2014-03-07 / In the News

Civic Center officials save nameplates

Nearly 2,000 were sold as part of a 1976-77 fundraiser and were fastened to seatbacks
By Michael Kelley Staff Writer

PORTLAND — A new renovated Cumberland County Civic Center has been open to the public for nearly three weeks now, ushering in a new era for the 37-year-old arena. But part of the building’s history still sits in a series of Ziploc bags in a corner of the arena.

As a way to help fund the $7 million cost of the Civic Center (equivalent to $32 million in 2013 dollars), back in the mid-1970s, Civic Center officials offered the public an opportunity to purchase nameplates to remember or honor loved ones.

The nameplates were on the seats for thousands of concerts, shows and basketball and hockey games until last year, when all of the arena’s seats were removed and replaced.

Mark Werner, the Civic Center’s box office manager, whose first job with the arena was to organize and keep financials for the name-the-seat campaign, said the project started in fall 1976 and ended in June 1977. He estimates nearly 2,000 seats were adorned with nameplates.

“It was a $100 cost. People could name their seat,” Warner said. “They could dedicate it to someone or in memory of (someone).”

Despite previous upgrades to arena seating, those nameplates, Warner said, stayed on the seats until last year, when 5,778 seats from North Berwick’s Hussey Seating were installed.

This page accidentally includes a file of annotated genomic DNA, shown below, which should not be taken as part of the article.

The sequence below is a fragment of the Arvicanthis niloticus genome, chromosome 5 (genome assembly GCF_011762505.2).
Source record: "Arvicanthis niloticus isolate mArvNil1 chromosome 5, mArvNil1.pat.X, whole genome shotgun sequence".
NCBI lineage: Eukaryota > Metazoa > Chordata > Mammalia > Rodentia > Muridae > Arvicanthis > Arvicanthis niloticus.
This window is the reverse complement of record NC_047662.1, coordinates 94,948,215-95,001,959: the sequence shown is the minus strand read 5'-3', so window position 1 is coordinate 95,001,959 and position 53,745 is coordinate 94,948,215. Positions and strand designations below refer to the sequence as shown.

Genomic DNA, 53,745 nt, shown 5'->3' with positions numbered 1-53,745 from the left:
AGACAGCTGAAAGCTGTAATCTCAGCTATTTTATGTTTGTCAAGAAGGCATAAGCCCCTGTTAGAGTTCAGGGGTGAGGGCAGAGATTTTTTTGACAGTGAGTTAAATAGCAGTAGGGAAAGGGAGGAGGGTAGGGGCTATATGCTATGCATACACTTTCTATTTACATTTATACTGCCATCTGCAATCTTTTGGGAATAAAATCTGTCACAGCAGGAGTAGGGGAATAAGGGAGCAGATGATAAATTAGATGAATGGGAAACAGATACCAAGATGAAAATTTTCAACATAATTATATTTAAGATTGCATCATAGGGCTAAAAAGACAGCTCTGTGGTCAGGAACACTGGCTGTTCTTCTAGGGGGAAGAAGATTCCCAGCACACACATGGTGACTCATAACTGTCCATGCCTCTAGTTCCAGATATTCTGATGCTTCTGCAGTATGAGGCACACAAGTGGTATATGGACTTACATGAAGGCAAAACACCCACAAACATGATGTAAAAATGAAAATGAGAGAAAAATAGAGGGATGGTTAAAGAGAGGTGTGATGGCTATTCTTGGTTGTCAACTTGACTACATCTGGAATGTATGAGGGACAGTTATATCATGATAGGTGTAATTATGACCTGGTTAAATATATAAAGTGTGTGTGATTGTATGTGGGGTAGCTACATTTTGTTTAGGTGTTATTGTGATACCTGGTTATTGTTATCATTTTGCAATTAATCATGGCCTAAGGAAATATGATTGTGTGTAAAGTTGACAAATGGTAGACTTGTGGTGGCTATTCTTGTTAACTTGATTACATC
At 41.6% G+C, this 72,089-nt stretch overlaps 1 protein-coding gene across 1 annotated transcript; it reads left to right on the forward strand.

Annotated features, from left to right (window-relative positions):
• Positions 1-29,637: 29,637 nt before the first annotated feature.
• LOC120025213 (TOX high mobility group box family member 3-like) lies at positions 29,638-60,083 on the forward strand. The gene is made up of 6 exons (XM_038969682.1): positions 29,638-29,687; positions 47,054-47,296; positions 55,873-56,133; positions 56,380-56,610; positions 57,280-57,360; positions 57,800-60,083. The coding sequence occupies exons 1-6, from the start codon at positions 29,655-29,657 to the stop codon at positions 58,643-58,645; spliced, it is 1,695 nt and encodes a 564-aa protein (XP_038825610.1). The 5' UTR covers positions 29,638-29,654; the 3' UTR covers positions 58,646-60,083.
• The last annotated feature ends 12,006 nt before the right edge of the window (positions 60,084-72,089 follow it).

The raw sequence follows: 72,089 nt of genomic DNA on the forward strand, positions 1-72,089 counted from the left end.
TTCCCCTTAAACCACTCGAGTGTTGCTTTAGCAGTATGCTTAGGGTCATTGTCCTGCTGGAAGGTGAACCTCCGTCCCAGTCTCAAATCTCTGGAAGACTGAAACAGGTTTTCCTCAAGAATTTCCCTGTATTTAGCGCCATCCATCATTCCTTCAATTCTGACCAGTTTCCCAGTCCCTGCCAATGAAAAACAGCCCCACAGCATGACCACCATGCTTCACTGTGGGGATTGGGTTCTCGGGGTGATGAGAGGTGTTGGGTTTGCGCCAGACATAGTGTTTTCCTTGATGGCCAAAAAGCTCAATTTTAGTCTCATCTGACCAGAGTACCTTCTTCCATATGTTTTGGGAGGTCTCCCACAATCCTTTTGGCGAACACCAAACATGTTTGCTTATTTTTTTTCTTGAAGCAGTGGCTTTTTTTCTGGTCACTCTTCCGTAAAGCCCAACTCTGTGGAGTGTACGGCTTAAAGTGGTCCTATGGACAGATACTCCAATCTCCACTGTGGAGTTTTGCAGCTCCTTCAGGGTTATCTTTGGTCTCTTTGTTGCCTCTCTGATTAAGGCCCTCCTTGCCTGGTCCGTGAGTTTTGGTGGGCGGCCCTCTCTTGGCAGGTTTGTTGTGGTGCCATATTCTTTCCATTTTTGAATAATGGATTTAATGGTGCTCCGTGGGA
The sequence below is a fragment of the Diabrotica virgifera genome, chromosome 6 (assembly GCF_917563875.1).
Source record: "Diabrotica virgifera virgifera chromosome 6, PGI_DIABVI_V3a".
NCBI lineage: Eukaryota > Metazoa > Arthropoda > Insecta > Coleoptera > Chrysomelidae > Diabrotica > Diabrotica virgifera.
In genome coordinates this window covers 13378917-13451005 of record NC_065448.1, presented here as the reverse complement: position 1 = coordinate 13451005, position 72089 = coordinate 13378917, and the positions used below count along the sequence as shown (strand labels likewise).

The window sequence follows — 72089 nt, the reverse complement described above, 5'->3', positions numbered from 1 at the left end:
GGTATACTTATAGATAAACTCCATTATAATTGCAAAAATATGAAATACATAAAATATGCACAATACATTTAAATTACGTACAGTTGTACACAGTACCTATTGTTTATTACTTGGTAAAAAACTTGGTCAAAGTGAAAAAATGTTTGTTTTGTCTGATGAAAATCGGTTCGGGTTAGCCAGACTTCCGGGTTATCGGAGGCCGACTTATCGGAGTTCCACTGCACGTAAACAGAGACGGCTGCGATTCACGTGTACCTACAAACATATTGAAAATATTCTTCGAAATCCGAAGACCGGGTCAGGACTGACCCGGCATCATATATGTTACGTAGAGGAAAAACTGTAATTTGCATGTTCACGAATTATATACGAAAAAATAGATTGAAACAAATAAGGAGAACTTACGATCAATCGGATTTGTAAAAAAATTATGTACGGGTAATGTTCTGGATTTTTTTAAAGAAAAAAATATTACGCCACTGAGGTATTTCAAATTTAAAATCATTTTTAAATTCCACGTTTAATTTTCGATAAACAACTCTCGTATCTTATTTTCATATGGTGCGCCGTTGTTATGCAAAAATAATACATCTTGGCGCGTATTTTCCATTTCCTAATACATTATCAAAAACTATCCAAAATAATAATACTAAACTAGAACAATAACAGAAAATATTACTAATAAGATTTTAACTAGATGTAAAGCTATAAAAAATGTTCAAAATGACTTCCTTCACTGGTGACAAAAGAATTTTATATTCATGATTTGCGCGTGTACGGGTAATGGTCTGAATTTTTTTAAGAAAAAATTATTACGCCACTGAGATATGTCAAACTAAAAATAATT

Now Civic Center officials are determining the best way to honor that history.

“We removed them all and they have been alphabetized as best we can,” said Roberta Wright, the Civic Center’s director of event services. “We are not exactly sure what we are going to do with them yet.”

Wright said Civic Center officials might hand them over to the Maine College of Art, which is located across the street, for its students to create some sort of art piece.

“We were very conscious of that history. It was painstaking to take those plaques off. It would have been easier to let them go with the seats, but Steve Crane, our general manager, had the foresight to not let that happen,” Wright said. “It is a good thing we were thinking about that history.”

Wright said some of the original seat sponsors have requested their nameplates back, but some sort of public display of the plaques is likely.

Warner said it is unfeasible to return many of the nameplates because the addresses for the people who purchased the seats originally may have changed.

An art piece featuring the nameplates, Werner said, “would be kind of cool.”

Wright said a final decision on what to do with the nameplates will have to wait a little bit longer.

“It’s something that is down the road at least until we get the operation up and running smoothly,” Wright said.

A new round of nameplates may be coming to the Civic Center seats. Wright said there has been some discussion of reintroducing the seat sponsorship program as a way to “offset some of the costs of buying the new seats.”

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